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My Planet: Zihuatanejo, Mexico

I admit I went because he said in the movie that it was a place with no memory. I needed it at that moment, a month and change after the death of my father. I had no idea what I would do in the small fishing village called Potosi outside of Zihua, but it held me close over that time, and as the warmth of the morning moved into the deep heat of the midday sun, the last visions in my brain before going to siesta was of the pelicans, gliding over the water. My skin was glowing from the promise of heat and soon my feet would burn if I continued, but I couldn't help but follow them, if for just a short time. The blues were unimaginable, as if walking into a tropical Maxfield Parrish., and the sea was so full that when you swam, they bumped into your legs, and the shells and other remnants washed up on shore each morning. I did things I never could have previously imagined, becoming more brave and falling into long conversations with other travelers and yet never once feeling afraid or alone, just in that deep need to heal and be one with a place that had no memory.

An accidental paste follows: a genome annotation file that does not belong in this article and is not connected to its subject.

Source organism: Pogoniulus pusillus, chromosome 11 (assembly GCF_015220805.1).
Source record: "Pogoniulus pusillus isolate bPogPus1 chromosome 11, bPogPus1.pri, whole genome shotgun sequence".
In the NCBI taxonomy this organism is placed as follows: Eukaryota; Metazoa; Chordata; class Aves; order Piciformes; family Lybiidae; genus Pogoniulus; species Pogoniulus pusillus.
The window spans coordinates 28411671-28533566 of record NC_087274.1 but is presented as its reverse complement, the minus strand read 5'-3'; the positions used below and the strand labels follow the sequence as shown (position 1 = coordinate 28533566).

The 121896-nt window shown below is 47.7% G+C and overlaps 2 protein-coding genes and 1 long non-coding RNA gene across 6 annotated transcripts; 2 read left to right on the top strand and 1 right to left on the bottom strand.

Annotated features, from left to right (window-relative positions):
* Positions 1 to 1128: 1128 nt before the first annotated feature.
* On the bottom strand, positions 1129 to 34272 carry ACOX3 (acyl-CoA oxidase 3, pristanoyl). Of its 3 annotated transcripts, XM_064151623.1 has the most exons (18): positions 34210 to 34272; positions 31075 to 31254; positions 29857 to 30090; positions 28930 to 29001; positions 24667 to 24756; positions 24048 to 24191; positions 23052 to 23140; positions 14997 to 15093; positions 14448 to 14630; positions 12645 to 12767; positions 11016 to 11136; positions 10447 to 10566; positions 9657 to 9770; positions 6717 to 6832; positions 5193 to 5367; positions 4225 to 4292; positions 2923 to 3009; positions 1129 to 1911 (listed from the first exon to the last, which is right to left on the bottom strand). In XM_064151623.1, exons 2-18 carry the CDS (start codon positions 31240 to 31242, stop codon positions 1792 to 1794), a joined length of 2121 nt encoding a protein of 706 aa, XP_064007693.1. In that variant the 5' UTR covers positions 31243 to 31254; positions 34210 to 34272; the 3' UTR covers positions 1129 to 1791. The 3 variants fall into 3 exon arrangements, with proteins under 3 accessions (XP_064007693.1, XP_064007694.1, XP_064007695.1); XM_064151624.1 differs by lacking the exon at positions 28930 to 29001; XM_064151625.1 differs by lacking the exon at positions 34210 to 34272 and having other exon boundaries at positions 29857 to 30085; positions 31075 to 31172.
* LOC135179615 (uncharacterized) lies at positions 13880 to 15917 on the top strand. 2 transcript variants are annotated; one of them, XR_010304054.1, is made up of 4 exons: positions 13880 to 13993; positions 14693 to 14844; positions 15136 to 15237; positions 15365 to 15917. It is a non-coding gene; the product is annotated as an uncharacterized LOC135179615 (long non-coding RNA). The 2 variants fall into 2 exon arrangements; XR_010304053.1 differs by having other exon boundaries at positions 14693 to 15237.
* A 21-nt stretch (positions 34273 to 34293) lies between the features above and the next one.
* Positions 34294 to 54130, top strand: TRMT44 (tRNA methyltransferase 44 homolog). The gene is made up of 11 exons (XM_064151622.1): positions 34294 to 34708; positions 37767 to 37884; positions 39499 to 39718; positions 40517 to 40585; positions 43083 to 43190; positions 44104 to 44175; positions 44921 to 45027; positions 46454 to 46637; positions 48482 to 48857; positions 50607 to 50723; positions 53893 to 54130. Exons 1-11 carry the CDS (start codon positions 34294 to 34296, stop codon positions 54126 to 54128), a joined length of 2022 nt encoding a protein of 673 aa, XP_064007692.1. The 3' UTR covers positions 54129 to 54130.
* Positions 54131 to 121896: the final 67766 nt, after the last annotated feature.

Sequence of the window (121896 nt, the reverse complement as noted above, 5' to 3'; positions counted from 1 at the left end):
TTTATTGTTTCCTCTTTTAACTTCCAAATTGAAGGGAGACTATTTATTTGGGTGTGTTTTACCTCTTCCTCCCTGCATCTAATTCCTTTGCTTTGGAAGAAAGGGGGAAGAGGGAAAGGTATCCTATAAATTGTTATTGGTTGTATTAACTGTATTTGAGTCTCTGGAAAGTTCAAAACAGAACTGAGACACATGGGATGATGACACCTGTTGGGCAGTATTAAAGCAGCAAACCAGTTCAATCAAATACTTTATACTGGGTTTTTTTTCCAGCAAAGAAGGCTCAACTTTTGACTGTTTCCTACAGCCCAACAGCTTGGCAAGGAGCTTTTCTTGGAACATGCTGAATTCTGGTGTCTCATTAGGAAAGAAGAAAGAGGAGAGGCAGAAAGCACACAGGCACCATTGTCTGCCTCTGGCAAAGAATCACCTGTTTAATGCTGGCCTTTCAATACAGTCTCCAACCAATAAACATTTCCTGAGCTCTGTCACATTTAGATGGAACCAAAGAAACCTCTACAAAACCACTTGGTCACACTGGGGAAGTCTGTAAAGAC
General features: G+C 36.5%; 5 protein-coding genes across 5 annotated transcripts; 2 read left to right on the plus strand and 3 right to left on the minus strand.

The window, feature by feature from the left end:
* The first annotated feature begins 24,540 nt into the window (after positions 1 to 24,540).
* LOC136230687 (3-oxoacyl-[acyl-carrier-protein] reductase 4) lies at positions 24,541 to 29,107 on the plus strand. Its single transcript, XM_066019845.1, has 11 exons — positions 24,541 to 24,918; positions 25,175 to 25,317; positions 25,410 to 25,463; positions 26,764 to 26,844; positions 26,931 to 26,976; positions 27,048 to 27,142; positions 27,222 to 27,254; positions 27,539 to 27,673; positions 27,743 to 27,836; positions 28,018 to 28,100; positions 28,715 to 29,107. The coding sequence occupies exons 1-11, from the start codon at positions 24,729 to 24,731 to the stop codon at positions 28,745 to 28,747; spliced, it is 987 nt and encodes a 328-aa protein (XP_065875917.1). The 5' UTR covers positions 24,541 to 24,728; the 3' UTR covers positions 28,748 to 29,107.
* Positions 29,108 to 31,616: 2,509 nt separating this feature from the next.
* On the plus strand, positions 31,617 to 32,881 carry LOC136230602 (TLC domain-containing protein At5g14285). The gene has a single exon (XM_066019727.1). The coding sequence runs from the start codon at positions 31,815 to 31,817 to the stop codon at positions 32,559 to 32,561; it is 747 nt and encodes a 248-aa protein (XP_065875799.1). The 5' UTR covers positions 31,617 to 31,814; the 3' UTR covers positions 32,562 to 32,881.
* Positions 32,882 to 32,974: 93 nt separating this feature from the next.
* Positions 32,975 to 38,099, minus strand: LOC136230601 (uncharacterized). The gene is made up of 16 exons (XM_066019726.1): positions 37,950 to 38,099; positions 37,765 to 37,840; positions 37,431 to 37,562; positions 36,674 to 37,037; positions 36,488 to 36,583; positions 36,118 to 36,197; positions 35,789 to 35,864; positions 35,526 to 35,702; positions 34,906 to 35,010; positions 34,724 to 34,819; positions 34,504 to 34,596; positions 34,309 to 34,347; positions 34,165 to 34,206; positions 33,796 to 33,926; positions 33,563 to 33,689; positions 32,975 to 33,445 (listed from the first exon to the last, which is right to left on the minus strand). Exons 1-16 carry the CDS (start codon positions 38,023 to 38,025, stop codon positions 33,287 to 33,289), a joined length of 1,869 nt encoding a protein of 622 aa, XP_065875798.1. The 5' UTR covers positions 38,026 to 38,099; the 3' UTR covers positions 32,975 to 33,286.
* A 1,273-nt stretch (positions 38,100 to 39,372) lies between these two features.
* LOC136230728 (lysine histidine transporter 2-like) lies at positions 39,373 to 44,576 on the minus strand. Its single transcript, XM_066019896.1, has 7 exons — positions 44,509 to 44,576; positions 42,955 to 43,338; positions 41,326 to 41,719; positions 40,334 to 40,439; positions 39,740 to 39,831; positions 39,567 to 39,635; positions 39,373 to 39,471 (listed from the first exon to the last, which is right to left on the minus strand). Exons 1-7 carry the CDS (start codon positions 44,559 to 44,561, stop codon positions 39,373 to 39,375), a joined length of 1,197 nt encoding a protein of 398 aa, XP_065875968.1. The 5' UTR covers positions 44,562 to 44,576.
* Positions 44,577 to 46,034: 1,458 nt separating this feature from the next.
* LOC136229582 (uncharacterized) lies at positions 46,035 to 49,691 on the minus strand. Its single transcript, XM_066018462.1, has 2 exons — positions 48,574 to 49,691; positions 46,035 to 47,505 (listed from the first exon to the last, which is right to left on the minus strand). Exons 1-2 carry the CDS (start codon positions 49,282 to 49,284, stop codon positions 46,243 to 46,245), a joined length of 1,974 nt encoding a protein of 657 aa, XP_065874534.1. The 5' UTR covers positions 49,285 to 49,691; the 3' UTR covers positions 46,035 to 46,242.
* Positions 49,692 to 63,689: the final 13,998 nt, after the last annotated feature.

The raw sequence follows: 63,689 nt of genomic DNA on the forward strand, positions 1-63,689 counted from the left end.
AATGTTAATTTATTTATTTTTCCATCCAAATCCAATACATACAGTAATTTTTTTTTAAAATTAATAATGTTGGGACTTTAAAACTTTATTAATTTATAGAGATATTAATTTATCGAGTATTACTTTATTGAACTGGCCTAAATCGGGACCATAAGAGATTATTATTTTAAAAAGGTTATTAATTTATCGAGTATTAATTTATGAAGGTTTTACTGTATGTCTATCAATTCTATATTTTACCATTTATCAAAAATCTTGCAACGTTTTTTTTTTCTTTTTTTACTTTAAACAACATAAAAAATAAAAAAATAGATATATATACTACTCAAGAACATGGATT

'get busy living or get busy dying'


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